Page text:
I first encountered Anjum Hasan through her story in Zubaan’s 2007 collection of young, female Indian writers’ work, 21 Under 40: New Stories for a New Generation. In a generally impressive anthology, Hasan’s “Like a Scene from All Those Movies” is certainly a standout, reflecting on the different, often contradictory pulls that young, educated Indians are facing at the present-tradition, westernisation, the lure of the big city. Her introspective, slightly cynical tone appealed to me, and when I was in India last I saw her speak at the Jaipur Literature Festival and picked up a copy of her first novel, Lunatic in My Head. Big Girl Now is (the Australian title of) a sort of sequel to that first novel, the genesis of which can be clearly seen in that earlier story, “Like a Scene from All Those Movies”. It identifies Hasan as one of the most promising, unique and attractive of contemporary Indian writers (along with Githa Hariharan, I would say, though she is a generation older than Hasan, and has been active for quite some time).
I said that Big Girl Now is the Australian title of this book, because it was originally published in India with the title Neti, Neti (which, I believe, suggests something like “not this, not this”). Published by Brass Monkey Books, a Melbourne-based imprint that has recently set about making more high quality Indian literature available to Australian and New Zealand readers. They were absolutely right in identifying Hasan as one worthy of a larger audience, but I don’t think they have done the book any favours with their packaging. If I hadn’t already been a fan of Hasan’s, I certainly wouldn’t have picked this book up in a bookshop (the old adage of not judging a book by its cover should be true, but who can honestly say that they don’t?) The title, for one, is banal, and unless one has read Lunatic in My Head and is already familiar with the central character Sophie Das (who, in the first novel, is an eight year old girl, and in this is a twenty-five year old woman), could lead the reader to believe that this is some type of romance. I understand that the original title (Neti, Neti) was probably not marketable to a non-Indian audience, but if marketing was such a concern, Big Girl Now doesn’t seem like an ideal title.
But that gripe is extra-literary, and should not detract from the fact that this is a wonderful book. Hasan’s protagonist, Sophie, is a bit of an odd-ball, but the reader is thrown so thoroughly into her world that we entirely empathise with her neuroses, obsessions and self-destructive trains of thought. Sophie is from Shillong in India’s Northeast, and, having failed to win a scholarship to study in America (every young character’s dream) that she thought she wanted because her father wanted it for her, moved to Bangalore. Like so many other young, educated Indians with limited prospects in their small-town homes, she works in a Business Process Outsourcing company (BPO), transcribing subtitles for western movies. She is neither satisfied nor dissatisfied with her job, her eclectic and eccentric group of friends, or her boyfriend, Swami. This ennui is finally shattered when one of her friends brutally murders his girlfriend, and Sophie travels back to her small-town home to seek the balance she feels is missing from her life. Of course, the answers cannot be found in Shillong, with life and relationships there being just as messy as in the metropolis.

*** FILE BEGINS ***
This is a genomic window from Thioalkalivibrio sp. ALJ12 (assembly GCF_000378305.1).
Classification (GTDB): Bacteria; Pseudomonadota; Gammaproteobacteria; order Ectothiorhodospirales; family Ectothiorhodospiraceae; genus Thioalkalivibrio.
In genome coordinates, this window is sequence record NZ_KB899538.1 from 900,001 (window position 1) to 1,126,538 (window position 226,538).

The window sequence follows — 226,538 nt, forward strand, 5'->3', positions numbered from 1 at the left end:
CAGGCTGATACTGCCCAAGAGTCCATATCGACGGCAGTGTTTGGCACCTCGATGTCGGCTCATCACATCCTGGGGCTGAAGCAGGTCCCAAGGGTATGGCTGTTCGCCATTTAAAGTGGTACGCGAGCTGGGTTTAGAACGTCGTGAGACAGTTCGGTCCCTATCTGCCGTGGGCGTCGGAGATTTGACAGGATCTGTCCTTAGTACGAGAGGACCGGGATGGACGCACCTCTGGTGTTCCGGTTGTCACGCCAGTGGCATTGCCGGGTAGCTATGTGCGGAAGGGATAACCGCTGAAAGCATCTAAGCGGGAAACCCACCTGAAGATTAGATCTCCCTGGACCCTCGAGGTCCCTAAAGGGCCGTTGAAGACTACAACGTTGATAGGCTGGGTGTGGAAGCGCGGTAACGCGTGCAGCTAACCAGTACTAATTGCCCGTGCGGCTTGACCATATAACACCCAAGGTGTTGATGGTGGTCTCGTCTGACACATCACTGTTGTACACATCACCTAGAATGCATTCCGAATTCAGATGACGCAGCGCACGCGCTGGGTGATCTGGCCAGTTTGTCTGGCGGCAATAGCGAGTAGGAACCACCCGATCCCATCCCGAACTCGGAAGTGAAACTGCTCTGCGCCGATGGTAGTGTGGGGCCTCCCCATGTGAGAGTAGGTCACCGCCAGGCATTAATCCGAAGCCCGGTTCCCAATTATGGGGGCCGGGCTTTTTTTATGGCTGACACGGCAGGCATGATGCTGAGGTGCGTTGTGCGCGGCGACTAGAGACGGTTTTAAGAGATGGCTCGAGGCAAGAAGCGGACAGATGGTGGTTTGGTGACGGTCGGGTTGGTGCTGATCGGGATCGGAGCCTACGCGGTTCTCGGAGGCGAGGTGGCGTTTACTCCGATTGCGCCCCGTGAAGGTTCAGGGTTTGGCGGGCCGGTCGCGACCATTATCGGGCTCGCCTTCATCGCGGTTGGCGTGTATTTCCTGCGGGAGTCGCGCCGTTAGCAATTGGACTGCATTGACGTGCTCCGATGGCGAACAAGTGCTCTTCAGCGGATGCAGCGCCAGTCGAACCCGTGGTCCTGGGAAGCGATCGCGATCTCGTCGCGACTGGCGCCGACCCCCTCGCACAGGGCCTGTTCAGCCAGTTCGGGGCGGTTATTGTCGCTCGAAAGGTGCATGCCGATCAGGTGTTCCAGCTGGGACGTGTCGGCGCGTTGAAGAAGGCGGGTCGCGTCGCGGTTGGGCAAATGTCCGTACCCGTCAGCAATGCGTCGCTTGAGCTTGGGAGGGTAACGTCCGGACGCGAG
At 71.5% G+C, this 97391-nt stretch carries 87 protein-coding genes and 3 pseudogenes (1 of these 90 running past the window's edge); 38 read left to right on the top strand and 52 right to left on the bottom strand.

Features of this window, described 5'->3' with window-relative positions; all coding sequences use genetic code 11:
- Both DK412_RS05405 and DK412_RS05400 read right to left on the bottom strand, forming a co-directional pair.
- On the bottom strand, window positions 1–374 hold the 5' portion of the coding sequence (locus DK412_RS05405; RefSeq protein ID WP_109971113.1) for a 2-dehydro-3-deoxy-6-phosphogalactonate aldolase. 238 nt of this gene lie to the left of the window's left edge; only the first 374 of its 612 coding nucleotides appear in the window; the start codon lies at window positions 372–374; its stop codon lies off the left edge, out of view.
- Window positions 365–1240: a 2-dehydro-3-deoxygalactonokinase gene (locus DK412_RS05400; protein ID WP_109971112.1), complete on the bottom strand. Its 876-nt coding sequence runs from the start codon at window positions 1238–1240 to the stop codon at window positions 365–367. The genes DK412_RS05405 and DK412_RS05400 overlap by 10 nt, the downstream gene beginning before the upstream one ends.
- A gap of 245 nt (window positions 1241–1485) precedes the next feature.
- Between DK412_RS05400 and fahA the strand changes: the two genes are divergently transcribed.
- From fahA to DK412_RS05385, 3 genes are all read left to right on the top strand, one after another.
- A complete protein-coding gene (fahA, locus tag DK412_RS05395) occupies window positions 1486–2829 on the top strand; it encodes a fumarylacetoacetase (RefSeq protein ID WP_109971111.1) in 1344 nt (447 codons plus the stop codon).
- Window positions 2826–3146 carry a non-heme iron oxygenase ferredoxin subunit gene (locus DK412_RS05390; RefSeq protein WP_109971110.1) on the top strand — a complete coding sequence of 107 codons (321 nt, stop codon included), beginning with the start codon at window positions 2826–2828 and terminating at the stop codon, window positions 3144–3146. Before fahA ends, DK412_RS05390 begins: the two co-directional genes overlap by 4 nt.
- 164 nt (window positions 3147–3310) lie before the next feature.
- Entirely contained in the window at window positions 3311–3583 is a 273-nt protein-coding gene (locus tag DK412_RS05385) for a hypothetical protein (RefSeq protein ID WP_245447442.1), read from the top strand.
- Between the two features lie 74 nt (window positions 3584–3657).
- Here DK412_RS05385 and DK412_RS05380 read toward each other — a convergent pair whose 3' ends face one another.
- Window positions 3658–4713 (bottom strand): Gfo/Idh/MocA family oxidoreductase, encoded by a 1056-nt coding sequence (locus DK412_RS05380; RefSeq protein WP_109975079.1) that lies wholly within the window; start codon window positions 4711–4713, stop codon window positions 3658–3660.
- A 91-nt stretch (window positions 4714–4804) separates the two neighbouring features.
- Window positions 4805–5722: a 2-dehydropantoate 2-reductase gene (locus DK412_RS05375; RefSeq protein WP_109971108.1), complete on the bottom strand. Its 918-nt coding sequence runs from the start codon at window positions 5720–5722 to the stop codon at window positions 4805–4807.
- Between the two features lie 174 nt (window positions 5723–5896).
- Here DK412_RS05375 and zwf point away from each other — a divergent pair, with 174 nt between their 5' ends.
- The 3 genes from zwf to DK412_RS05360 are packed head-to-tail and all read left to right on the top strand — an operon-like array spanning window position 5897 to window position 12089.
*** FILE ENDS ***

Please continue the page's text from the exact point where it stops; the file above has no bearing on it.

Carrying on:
Underlying the chain of events in Sophie’s life is the question of what it means to be a young Indian at this moment in time, with the pull of roots and the potentiality of rootlessness. But more than this, it is about being an outsider in the place where one is encouraged to believe one belongs. Like Hasan herself, Sophie and her family are considered “settlers” in the Northeast, not belonging to a “native” tribe, but not really belonging anywhere else, either. Sophie considers Shillong home, but her parents do not, and neither do the indigenous inhabitants of the area. She ponders:
“Maybe it was the weed, but the word “India” lodged itself in Sophie’s brain. Somewhere in the depths of her childhood she had formed the idea that India was an exact feeling, a fixed series of things in contrast to everything else in her environment which was simply what it was and had no relation to India. […] The little flags with their dripping orange and green watercolours, which she and her sister used to laboriously paint when they were little, were self-evidently India. […] At school, the girls who oiled their hair and worried about exams reeked of India, as against those who wore their skirts short and who, already at thirteen or twelve, understood the mysterious workings of sex.” (page. 128)
These themes run through all of Hasan’s work, with varying emphasis on the periphery, the metropolitan centre, or the sought-after, elusive and fleeting mirage of the west. The wry, cynical but strangely hopeful final sentence of Big Girl Now (and I don’t think I give anything much away here) suggests that Sophie’s story may not be at an end just yet: “The only problem we’ll have in life from now on is the problem of where to find parking space.”